a 6ya expert can help you resolve that issue over the phone in a minute or two.
best thing about this new service is that you are never placed on hold and get to talk to real repairmen in the US.
the service is completely free and covers almost anything you can think of (from cars to computers, handyman, and even drones).
click here to download the app (for users in the US for now) and get all the help you need. goodluck!
- If you need clarification, ask it in the comment box above.
- Better answers use proper spelling and grammar.
- Provide details, support with references or personal experience.
Tell us some more! Your answer needs to include more details to help people.You can't post answers that contain an email address.Please enter a valid email address.The email address entered is already associated to an account.Login to postPlease use English characters only.
Tip: The max point reward for answering a question is 15.
You have to unscrew and open the charger. Inside you will see the main board and the Power Suply Unit (black box). If the problem is in PSU have to open it and change the fuse inside. May need some soldering skills there. The position of the fuse and the type depends on the manufacturer. There are many fake imax models and never have the same PSU . Even the original has different psu.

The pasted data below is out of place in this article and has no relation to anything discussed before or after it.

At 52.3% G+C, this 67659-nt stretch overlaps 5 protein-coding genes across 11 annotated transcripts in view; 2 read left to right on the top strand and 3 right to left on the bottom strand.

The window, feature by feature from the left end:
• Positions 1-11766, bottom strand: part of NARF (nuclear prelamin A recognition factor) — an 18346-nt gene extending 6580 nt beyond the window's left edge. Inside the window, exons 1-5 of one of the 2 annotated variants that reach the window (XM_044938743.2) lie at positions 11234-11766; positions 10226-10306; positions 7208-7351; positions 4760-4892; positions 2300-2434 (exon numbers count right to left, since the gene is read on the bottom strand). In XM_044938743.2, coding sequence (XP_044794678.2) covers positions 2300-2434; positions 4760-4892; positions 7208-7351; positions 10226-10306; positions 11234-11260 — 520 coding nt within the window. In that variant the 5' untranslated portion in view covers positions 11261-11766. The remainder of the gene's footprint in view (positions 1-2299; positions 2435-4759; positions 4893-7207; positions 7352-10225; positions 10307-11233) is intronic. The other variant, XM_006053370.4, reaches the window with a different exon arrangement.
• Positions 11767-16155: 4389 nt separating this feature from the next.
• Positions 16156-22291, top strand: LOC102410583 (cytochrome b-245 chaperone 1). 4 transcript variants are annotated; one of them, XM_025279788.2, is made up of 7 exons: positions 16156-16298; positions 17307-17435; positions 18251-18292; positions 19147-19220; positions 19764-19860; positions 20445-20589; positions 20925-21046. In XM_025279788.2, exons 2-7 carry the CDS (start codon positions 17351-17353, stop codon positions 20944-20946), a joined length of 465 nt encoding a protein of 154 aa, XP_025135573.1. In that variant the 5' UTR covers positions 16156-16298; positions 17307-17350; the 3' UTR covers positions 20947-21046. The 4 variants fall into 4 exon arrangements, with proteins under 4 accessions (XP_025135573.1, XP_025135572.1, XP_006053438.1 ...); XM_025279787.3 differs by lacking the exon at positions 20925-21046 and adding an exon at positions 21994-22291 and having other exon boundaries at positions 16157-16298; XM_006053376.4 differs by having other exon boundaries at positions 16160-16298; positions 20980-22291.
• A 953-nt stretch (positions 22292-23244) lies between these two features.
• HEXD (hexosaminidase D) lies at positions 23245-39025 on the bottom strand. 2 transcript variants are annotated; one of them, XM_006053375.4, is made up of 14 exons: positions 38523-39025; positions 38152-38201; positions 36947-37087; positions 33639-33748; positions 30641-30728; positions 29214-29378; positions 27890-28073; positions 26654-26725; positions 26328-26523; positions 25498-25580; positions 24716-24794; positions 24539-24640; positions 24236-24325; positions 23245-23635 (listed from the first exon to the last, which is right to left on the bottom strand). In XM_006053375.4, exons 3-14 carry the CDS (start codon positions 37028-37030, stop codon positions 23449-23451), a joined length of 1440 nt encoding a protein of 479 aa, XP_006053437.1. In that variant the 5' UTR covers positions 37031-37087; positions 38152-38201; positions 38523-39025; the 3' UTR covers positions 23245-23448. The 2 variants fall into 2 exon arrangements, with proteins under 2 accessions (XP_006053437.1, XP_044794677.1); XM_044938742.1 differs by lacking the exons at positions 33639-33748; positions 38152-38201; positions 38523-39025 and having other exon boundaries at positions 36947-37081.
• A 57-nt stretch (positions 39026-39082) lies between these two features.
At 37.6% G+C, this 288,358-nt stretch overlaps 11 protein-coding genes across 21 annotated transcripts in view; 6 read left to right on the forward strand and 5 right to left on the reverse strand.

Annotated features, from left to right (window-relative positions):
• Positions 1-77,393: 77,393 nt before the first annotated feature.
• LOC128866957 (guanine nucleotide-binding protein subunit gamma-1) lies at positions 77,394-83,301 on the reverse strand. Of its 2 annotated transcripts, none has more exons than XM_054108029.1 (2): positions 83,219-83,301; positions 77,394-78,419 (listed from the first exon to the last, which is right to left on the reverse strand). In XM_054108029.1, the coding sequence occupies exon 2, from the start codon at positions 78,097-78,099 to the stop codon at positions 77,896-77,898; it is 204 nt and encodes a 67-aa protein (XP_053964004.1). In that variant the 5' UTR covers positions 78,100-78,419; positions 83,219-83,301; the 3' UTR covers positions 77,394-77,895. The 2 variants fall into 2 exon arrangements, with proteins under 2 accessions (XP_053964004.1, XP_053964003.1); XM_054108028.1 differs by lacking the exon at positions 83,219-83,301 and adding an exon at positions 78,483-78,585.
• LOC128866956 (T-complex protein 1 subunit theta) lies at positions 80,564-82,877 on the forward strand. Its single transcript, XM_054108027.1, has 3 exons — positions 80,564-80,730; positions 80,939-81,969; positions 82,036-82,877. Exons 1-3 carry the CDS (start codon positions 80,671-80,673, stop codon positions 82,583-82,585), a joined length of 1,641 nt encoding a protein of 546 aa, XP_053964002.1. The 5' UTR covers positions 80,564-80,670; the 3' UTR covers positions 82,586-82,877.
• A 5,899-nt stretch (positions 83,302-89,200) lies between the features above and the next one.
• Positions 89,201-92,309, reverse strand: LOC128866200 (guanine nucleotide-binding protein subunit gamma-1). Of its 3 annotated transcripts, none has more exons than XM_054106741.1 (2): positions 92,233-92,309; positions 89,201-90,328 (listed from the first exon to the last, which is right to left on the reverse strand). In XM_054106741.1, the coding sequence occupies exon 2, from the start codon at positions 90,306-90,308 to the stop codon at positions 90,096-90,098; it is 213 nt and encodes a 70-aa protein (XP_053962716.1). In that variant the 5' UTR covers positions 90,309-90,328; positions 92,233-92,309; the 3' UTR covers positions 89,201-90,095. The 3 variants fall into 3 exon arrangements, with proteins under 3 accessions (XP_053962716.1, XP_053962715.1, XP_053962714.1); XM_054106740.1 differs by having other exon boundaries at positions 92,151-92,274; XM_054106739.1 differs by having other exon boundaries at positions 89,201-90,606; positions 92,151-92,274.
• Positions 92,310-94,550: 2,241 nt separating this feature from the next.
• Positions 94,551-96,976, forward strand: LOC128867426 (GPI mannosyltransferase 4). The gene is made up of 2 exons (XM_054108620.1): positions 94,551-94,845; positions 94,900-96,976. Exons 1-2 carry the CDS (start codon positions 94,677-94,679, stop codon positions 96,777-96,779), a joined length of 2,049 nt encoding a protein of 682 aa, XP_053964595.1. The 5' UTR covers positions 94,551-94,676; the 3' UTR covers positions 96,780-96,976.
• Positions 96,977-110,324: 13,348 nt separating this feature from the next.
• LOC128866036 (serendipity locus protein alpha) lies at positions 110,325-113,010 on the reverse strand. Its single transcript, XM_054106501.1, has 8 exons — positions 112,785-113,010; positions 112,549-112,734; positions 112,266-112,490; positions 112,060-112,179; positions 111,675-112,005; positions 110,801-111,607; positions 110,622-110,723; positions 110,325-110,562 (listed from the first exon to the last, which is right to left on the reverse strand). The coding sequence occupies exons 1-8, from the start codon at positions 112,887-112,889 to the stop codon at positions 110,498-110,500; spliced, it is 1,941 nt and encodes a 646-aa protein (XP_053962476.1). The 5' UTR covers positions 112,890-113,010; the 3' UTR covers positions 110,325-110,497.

Now if the problem is on the board you need more experience in electronics and soldering. In this case better buy another one from ebay.
If you're not getting a beep code then you can be almost certain the problem does not lie with any of your hardware aside from your CPU.
It is possible your CPU is overheating, in which case you can try to increase the fan speed in the CMOS setup. For further troubleshooting I recommend using isopropyl alcohol to remove the old thermal paste from the heatsink and CPU die, and apply a new, small, pea-sized dab of thermal paste to the CPU die (after which you remount and lock into place the heatsink and CPU fan).
Sometimes these startup problems are very simple, and since you said the fan slows down rather than stopping, it could simply be you have a loose connection somewhere. I'd start with the PSU cables for the motherboard and CPU, and then the fan-monitoring plugs on the motherboard.
Also, it never hurts to load the default CMOS setup, and if you have any expansion cards you'll want to reseat all of them.
You could be right in your analysis, however, before replacing the PSU unit (a weak point with both Medion and E-machine computers) check the following:
That the Power button is not sticking in the case
Inside the computer case, the PW wire is firmly making contact with the motherboard (switch to motherboard 2 pin wires)
That the PW wire does not have a kink in or is broken giving an intermittent fault
After checking those:
Disconnect HDD, DVD Writer, remove 1 stick of ram and test with each removed, replacing each in turn. If the computer still does not boot, then check the ATX connector to the motherboard and the 4 pin auxiliary CPU connector (black and yellow) if fitted